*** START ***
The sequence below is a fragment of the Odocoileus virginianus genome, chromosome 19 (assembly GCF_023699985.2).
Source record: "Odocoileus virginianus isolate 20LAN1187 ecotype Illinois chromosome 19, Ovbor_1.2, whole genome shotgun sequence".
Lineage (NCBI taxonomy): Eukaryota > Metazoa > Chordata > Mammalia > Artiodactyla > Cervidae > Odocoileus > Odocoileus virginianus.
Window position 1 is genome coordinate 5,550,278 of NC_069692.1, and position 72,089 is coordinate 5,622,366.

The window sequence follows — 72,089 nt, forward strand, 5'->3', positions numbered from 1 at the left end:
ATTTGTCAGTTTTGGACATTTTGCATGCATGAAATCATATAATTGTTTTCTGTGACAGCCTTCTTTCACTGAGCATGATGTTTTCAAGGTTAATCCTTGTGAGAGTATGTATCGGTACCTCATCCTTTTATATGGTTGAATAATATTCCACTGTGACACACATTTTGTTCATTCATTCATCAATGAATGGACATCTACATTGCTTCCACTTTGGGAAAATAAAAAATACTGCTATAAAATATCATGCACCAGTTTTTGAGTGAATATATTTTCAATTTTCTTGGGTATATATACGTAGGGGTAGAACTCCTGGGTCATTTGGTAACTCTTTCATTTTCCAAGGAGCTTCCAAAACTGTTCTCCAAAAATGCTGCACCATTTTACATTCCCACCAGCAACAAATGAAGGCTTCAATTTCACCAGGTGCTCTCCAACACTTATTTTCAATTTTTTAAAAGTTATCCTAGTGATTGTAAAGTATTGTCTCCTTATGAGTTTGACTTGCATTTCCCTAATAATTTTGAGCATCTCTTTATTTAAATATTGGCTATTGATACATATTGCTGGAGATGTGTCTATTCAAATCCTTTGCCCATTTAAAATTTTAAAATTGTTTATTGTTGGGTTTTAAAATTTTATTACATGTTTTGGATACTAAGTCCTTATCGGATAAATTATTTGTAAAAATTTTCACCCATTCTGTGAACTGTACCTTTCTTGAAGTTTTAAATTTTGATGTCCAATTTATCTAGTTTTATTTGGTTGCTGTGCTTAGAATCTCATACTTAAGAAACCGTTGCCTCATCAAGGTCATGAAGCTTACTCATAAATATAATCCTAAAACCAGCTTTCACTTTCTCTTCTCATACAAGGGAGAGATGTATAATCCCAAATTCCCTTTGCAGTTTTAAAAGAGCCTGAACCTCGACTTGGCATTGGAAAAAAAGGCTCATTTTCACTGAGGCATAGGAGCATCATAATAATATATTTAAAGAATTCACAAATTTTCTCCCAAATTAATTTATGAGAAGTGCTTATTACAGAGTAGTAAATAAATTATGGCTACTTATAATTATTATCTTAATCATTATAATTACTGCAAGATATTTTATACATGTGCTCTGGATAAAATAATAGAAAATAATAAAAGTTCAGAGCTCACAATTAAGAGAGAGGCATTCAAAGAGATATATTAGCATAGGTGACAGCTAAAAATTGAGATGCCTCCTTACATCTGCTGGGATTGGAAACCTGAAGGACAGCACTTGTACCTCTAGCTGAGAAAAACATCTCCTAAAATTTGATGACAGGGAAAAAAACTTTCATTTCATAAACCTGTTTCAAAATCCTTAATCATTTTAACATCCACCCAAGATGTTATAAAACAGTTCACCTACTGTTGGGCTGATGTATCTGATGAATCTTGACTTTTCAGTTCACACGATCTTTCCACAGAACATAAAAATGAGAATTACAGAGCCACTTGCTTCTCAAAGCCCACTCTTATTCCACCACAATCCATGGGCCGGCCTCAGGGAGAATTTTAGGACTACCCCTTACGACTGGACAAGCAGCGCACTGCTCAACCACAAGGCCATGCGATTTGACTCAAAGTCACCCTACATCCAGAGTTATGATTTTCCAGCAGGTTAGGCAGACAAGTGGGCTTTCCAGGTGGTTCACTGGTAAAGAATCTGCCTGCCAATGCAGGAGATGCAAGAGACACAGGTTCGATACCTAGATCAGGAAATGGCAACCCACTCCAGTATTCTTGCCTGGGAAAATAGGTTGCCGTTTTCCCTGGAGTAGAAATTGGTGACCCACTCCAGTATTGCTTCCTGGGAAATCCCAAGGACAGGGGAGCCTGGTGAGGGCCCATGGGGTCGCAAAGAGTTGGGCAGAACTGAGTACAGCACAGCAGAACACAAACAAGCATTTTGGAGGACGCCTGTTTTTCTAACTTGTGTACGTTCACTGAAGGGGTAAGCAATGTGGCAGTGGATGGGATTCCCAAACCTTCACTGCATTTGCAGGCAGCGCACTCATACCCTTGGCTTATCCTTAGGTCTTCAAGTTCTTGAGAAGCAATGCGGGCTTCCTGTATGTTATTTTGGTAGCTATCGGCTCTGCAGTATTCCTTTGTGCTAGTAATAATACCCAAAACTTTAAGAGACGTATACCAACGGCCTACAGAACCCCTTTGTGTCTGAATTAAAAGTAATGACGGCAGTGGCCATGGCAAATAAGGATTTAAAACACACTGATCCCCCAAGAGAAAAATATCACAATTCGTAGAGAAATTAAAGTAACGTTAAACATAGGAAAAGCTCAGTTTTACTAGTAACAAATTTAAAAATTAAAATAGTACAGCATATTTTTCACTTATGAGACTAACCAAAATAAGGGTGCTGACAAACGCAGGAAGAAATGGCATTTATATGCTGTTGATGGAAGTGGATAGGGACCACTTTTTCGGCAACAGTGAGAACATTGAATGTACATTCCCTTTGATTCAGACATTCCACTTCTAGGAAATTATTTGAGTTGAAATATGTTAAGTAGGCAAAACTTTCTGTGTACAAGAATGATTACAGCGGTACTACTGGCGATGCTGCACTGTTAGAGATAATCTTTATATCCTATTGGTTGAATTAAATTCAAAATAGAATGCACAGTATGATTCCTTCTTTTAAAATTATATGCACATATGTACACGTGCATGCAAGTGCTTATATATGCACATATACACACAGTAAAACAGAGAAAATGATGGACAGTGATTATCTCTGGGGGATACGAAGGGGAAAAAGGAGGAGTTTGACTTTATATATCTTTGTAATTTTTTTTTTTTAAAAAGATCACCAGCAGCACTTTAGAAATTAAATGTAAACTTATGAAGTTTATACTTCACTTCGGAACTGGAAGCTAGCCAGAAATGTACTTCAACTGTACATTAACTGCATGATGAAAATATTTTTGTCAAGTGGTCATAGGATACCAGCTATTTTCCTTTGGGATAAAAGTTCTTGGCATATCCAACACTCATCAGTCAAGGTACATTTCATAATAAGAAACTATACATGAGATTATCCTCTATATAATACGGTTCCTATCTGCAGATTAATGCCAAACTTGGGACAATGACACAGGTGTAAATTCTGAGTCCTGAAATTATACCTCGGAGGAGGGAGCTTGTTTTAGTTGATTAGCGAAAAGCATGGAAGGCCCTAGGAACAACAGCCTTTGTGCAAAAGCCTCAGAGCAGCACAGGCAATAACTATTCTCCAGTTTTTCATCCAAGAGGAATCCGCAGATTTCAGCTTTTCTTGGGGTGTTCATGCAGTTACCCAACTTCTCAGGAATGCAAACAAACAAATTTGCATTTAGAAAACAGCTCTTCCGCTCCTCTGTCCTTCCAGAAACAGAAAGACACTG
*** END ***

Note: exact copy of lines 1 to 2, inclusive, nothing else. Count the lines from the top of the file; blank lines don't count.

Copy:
The sequence below is a fragment of the Odocoileus virginianus genome, chromosome 19 (assembly GCF_023699985.2).
Source record: "Odocoileus virginianus isolate 20LAN1187 ecotype Illinois chromosome 19, Ovbor_1.2, whole genome shotgun sequence".